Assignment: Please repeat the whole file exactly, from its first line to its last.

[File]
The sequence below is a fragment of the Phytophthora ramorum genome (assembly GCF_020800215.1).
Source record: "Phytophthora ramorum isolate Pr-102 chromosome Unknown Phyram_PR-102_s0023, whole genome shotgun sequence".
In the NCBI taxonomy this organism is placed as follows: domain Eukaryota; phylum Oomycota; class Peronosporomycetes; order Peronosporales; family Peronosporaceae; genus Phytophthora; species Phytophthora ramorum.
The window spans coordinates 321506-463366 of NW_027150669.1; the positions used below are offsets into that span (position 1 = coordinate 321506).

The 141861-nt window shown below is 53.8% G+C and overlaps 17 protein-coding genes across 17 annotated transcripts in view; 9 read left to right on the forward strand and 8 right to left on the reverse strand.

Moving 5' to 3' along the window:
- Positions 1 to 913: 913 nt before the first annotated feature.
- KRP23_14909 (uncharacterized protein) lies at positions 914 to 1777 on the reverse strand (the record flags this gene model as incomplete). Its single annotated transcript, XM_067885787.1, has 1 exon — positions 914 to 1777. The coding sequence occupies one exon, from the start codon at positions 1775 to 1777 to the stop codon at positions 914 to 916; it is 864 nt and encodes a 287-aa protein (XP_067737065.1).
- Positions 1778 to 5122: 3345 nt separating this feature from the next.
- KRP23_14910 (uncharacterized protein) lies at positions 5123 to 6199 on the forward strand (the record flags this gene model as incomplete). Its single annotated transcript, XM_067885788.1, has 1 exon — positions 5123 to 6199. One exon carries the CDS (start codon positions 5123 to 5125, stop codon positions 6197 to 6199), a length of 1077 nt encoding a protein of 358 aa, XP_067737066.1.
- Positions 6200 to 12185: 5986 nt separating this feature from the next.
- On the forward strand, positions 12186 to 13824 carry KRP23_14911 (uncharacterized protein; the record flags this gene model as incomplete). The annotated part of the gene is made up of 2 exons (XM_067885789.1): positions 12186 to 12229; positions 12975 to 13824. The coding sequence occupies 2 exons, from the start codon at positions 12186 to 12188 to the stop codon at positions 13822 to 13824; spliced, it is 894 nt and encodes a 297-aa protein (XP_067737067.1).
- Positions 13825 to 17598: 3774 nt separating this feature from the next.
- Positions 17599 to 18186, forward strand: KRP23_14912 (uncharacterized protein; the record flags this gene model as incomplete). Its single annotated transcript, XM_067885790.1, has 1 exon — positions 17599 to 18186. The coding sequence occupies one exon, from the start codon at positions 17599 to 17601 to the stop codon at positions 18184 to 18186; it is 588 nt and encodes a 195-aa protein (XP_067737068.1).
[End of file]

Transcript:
The sequence below is a fragment of the Phytophthora ramorum genome (assembly GCF_020800215.1).
Source record: "Phytophthora ramorum isolate Pr-102 chromosome Unknown Phyram_PR-102_s0023, whole genome shotgun sequence".
In the NCBI taxonomy this organism is placed as follows: domain Eukaryota; phylum Oomycota; class Peronosporomycetes; order Peronosporales; family Peronosporaceae; genus Phytophthora; species Phytophthora ramorum.
The window spans coordinates 321506-463366 of NW_027150669.1; the positions used below are offsets into that span (position 1 = coordinate 321506).

The 141861-nt window shown below is 53.8% G+C and overlaps 17 protein-coding genes across 17 annotated transcripts in view; 9 read left to right on the forward strand and 8 right to left on the reverse strand.

Moving 5' to 3' along the window:
- Positions 1 to 913: 913 nt before the first annotated feature.
- KRP23_14909 (uncharacterized protein) lies at positions 914 to 1777 on the reverse strand (the record flags this gene model as incomplete). Its single annotated transcript, XM_067885787.1, has 1 exon — positions 914 to 1777. The coding sequence occupies one exon, from the start codon at positions 1775 to 1777 to the stop codon at positions 914 to 916; it is 864 nt and encodes a 287-aa protein (XP_067737065.1).
- Positions 1778 to 5122: 3345 nt separating this feature from the next.
- KRP23_14910 (uncharacterized protein) lies at positions 5123 to 6199 on the forward strand (the record flags this gene model as incomplete). Its single annotated transcript, XM_067885788.1, has 1 exon — positions 5123 to 6199. One exon carries the CDS (start codon positions 5123 to 5125, stop codon positions 6197 to 6199), a length of 1077 nt encoding a protein of 358 aa, XP_067737066.1.
- Positions 6200 to 12185: 5986 nt separating this feature from the next.
- On the forward strand, positions 12186 to 13824 carry KRP23_14911 (uncharacterized protein; the record flags this gene model as incomplete). The annotated part of the gene is made up of 2 exons (XM_067885789.1): positions 12186 to 12229; positions 12975 to 13824. The coding sequence occupies 2 exons, from the start codon at positions 12186 to 12188 to the stop codon at positions 13822 to 13824; spliced, it is 894 nt and encodes a 297-aa protein (XP_067737067.1).
- Positions 13825 to 17598: 3774 nt separating this feature from the next.
- Positions 17599 to 18186, forward strand: KRP23_14912 (uncharacterized protein; the record flags this gene model as incomplete). Its single annotated transcript, XM_067885790.1, has 1 exon — positions 17599 to 18186. The coding sequence occupies one exon, from the start codon at positions 17599 to 17601 to the stop codon at positions 18184 to 18186; it is 588 nt and encodes a 195-aa protein (XP_067737068.1).